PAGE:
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2018 Jun 14 - A Pragmatic Trial of E-Cigarettes, Incentives, and Drugs for Smoking Cessation

Scott D. Halpern, M.D., Ph.D., Michael O. Harhay, Ph.D., Kathryn Saulsgiver, Ph.D., Christine Brophy, Andrea B. Troxel, Sc.D., and Kevin G. Volpp, M.D., Ph.D.


N Engl J Med 2018; 378:2302-2310


BACKGROUND

Whether financial incentives, pharmacologic therapies, and electronic cigarettes (e-cigarettes) promote smoking cessation among unselected smokers is unknown.


METHODS

We randomly assigned smokers employed by 54 companies to one of four smoking-cessation interventions or to usual care. Usual care consisted of access to information regarding the benefits of smoking cessation and to a motivational text-messaging service. The four interventions consisted of usual care plus one of the following: free cessation aids (nicotine-replacement therapy or pharmacotherapy, with e-cigarettes if standard therapies failed); free e-cigarettes, without a requirement that standard therapies had been tried; free cessation aids plus $600 in rewards for sustained abstinence; or free cessation aids plus $600 in redeemable funds, deposited in a separate account for each participant, with money removed from the account if cessation milestones were not met. The primary outcome was sustained smoking abstinence for 6 months after the target quit date.


RESULTS

Among 6131 smokers who were invited to enroll, 125 opted out and 6006 underwent randomization. Sustained abstinence rates through 6 months were 0.1% in the usual-care group, 0.5% in the free cessation aids group, 1.0% in the free e-cigarettes group, 2.0% in the rewards group, and 2.9% in the redeemable deposit group. With respect to sustained abstinence rates, redeemable deposits and rewards were superior to free cessation aids (P<0.001 and P=0.006, respectively, with significance levels adjusted for multiple comparisons). Redeemable deposits were superior to free e-cigarettes (P=0.008). Free e-cigarettes were not superior to usual care (P=0.20) or to free cessation aids (P=0.43). Among the 1191 employees (19.8%) who actively participated in the trial (the “engaged” cohort), sustained abstinence rates were four to six times as high as those among participants who did not actively engage in the trial, with similar relative effectiveness.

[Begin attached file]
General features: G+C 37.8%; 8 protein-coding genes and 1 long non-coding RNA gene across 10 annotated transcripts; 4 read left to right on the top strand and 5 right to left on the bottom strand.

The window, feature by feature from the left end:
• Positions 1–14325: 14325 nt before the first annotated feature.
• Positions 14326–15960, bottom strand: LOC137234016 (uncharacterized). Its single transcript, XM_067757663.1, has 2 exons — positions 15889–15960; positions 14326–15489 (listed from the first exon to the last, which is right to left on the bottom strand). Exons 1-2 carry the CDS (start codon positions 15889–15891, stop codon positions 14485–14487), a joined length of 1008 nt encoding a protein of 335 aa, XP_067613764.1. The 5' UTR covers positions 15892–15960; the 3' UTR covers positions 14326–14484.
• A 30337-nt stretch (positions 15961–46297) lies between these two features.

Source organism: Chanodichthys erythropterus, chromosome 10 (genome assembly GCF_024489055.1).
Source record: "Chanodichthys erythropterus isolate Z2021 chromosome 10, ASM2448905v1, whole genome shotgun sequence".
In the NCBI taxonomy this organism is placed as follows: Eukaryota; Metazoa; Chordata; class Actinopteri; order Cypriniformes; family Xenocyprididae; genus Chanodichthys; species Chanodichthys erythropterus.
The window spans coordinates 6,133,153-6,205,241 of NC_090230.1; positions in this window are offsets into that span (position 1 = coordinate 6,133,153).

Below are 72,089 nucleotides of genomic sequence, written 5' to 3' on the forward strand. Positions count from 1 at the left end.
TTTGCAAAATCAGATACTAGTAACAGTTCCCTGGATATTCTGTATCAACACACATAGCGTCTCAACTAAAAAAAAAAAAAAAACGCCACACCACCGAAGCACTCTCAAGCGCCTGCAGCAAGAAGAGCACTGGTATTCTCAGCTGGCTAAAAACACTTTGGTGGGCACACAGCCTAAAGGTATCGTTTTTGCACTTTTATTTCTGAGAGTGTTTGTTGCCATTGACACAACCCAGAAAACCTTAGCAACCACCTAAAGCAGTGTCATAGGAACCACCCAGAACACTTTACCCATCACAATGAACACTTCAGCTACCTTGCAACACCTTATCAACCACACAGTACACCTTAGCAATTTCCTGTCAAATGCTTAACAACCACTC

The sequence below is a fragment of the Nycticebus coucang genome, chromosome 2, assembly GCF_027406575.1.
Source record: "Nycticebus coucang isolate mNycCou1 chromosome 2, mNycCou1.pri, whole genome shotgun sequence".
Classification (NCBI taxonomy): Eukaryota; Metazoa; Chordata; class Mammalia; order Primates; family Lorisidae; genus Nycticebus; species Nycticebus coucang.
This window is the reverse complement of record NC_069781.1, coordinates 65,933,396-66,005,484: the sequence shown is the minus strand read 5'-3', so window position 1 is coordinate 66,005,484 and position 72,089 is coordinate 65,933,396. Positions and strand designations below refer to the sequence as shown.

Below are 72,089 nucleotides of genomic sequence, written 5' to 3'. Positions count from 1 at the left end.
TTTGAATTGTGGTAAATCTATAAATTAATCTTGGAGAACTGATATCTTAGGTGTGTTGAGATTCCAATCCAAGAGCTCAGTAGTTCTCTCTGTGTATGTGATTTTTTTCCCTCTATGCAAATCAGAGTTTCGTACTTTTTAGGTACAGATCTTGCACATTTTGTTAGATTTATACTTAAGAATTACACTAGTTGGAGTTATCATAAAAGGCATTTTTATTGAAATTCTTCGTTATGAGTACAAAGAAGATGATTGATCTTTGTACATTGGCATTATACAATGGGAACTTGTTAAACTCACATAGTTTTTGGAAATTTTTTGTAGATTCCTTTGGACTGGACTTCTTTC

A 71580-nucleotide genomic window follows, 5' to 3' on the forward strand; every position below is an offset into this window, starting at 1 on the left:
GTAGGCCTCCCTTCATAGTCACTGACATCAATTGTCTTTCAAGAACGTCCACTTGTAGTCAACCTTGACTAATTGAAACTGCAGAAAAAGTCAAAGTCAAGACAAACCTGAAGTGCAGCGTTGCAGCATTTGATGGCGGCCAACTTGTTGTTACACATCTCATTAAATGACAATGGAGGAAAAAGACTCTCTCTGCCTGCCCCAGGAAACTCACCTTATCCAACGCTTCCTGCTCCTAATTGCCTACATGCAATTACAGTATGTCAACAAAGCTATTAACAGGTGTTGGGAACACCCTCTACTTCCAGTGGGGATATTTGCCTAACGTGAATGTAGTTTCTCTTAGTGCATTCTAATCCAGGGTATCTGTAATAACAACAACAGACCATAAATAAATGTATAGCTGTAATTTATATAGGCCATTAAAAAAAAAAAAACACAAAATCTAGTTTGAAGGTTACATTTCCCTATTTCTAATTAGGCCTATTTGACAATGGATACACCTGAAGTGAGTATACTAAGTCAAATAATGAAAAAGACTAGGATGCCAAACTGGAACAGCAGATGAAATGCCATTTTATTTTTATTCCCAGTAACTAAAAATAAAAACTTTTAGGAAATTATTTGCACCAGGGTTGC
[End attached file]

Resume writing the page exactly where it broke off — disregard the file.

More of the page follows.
CONCLUSIONS

In this pragmatic trial of smoking cessation, financial incentives added to free cessation aids resulted in a higher rate of sustained smoking abstinence than free cessation aids alone. Among smokers who received usual care (information and motivational text messages), the addition of free cessation aids or e-cigarettes did not provide a benefit. (Funded by the Vitality Institute; ClinicalTrials.gov number, NCT02328794.)


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